Netanyahu defiant over legal reforms despite Berlin's 'great concern'
Israeli Prime Minister Benjamin Netanyahu on Thursday fiercely defended disputed legal reforms on a visit to Berlin, where German Chancellor Olaf Scholz voiced "great concern" over the legislative overhauls.
The package of judicial reforms has sparked weeks of protests in Israel since its introduction by Netanyahu's hard-right coalition, prompting Israel's president to warn the nation may be on the brink of "civil war".
Scholz urged compromise as he admitted he was watching the debate unfold in Israel "with great concern".
But Netanyahu put on a defiant front, arguing his plans merely sought to bring Israel's democracy "in line with what is common and acceptable in just about every Western democracy".
He also hit out at "slanders and falsifications" against his own and his coalition's intentions.
"Israel is being constantly... maligned. I'm supposed to be some... potentate who's abolishing democracy and all this nonsense," he charged at a press conference, standing next to Scholz, adding, "this is absurd, it's preposterous".
Netanyahu's coalition, which includes ultra-Orthodox and extreme-right parties, says the reforms are needed to limit judicial overreach, but protesters have decried them as threatening Israel's liberal democracy by weakening key checks and balances.
Ten consecutive weeks of nationwide demonstrations have followed, with critics also alleging the proposed changes aim to protect Netanyahu as he fights corruption charges in an ongoing court battle.
With the strife far from easing, Israel's President Isaac Herzog warned late Wednesday that "anyone who thinks that a genuine civil war, with human lives, is a line that we could never reach, has no idea what he is talking about.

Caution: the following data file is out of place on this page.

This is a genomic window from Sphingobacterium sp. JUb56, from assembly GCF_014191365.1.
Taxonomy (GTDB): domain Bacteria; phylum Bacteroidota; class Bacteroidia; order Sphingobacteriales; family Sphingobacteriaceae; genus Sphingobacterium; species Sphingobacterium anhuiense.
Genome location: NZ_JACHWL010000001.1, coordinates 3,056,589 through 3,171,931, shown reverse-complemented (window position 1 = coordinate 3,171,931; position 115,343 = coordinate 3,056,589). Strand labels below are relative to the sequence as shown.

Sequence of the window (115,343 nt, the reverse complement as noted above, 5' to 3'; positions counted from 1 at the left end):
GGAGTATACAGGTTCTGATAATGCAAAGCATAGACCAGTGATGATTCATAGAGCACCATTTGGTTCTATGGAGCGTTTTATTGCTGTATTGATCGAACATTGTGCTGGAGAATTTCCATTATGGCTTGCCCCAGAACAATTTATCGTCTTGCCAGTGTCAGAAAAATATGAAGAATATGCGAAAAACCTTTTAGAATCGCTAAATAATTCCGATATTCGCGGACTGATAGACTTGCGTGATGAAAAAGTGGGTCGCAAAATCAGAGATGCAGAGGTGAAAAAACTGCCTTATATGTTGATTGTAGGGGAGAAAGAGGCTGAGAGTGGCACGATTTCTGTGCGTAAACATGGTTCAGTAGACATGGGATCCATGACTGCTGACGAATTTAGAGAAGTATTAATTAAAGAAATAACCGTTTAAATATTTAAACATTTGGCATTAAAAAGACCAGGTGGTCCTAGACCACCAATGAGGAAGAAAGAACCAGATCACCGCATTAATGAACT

"It is precisely now, in the State of Israel's 75th year of independence, that the abyss is within touching distance. Today, I say to you what I told them: civil war is a red line.
"I will not allow it to happen," he said, adding that he was convinced the majority of Israelis want a compromise.
- 'End of democracy?' -
The changes proposed by the coalition would allow lawmakers to override Supreme Court decisions that strike down legislation with a parliamentary majority, and then deny the court the right to review such a move.
It would also make it harder for the Supreme Court to strike down legislation it deems to contravene Basic Laws, Israel's quasi constitution.
Herzog, who holds a largely ceremonial role, has for weeks been toiling over a proposal to soften the government's proposals.
On Wednesday, he presented compromise plans -- swiftly rejected by Netanyahu who said they would "only perpetuate the existing situation and do not bring the required balance between the powers".
Israeli protesters returned to the streets on Thursday, with some holding up placards saying the reforms spelled "the end of democracy".
In Berlin, several hundred protesters also turned out at the Brandenburg Gate, a short distance from the chancellery where Netanyahu and Scholz held talks.
- 'Normal guest' -
The controversy in Israel puts Germany in an uncomfortable position.
The two nations forged strong diplomatic ties in the decades after World War II, with Berlin committed to the preservation of the Israeli state in penance for the Holocaust.
Successive German governments have described Israel's national security as a crucial foreign policy priority.
Government spokesman Steffen Hebestreit on Monday said Netanyahu is the "elected prime minister of Israel and therefore also a normal guest in Germany".
But amid the row in Israel, in carefully worded statements, German leaders have voiced their worries.
On the eve of talks with Netanyahu, German President Frank-Walter Steinmeier said he planned to raise the reforms with the Israeli prime minister.
Israel is the "only democracy in the whole region, a country with a strong constitutional state", he said. "What I would like to see is that what we have admired about Israel... is preserved."